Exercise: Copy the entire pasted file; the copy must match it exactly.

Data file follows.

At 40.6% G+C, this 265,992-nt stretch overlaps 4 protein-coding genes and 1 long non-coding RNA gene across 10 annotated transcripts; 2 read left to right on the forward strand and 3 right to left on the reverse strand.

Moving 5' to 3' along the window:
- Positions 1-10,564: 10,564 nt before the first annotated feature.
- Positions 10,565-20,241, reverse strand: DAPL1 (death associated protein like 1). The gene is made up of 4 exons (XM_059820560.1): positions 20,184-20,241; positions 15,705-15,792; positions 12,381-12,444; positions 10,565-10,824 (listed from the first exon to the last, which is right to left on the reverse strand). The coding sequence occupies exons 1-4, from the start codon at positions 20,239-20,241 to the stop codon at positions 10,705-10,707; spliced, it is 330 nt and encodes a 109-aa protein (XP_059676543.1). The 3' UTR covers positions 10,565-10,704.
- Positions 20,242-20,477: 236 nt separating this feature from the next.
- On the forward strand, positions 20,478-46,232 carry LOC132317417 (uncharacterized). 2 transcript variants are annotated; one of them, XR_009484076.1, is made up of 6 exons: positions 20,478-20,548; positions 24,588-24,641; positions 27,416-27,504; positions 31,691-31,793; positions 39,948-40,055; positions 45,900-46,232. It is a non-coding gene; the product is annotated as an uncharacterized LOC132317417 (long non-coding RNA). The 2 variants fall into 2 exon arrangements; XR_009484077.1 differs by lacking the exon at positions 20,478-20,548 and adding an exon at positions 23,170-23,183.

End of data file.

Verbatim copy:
At 40.6% G+C, this 265,992-nt stretch overlaps 4 protein-coding genes and 1 long non-coding RNA gene across 10 annotated transcripts; 2 read left to right on the forward strand and 3 right to left on the reverse strand.

Moving 5' to 3' along the window:
- Positions 1-10,564: 10,564 nt before the first annotated feature.
- Positions 10,565-20,241, reverse strand: DAPL1 (death associated protein like 1). The gene is made up of 4 exons (XM_059820560.1): positions 20,184-20,241; positions 15,705-15,792; positions 12,381-12,444; positions 10,565-10,824 (listed from the first exon to the last, which is right to left on the reverse strand). The coding sequence occupies exons 1-4, from the start codon at positions 20,239-20,241 to the stop codon at positions 10,705-10,707; spliced, it is 330 nt and encodes a 109-aa protein (XP_059676543.1). The 3' UTR covers positions 10,565-10,704.
- Positions 20,242-20,477: 236 nt separating this feature from the next.
- On the forward strand, positions 20,478-46,232 carry LOC132317417 (uncharacterized). 2 transcript variants are annotated; one of them, XR_009484076.1, is made up of 6 exons: positions 20,478-20,548; positions 24,588-24,641; positions 27,416-27,504; positions 31,691-31,793; positions 39,948-40,055; positions 45,900-46,232. It is a non-coding gene; the product is annotated as an uncharacterized LOC132317417 (long non-coding RNA). The 2 variants fall into 2 exon arrangements; XR_009484077.1 differs by lacking the exon at positions 20,478-20,548 and adding an exon at positions 23,170-23,183.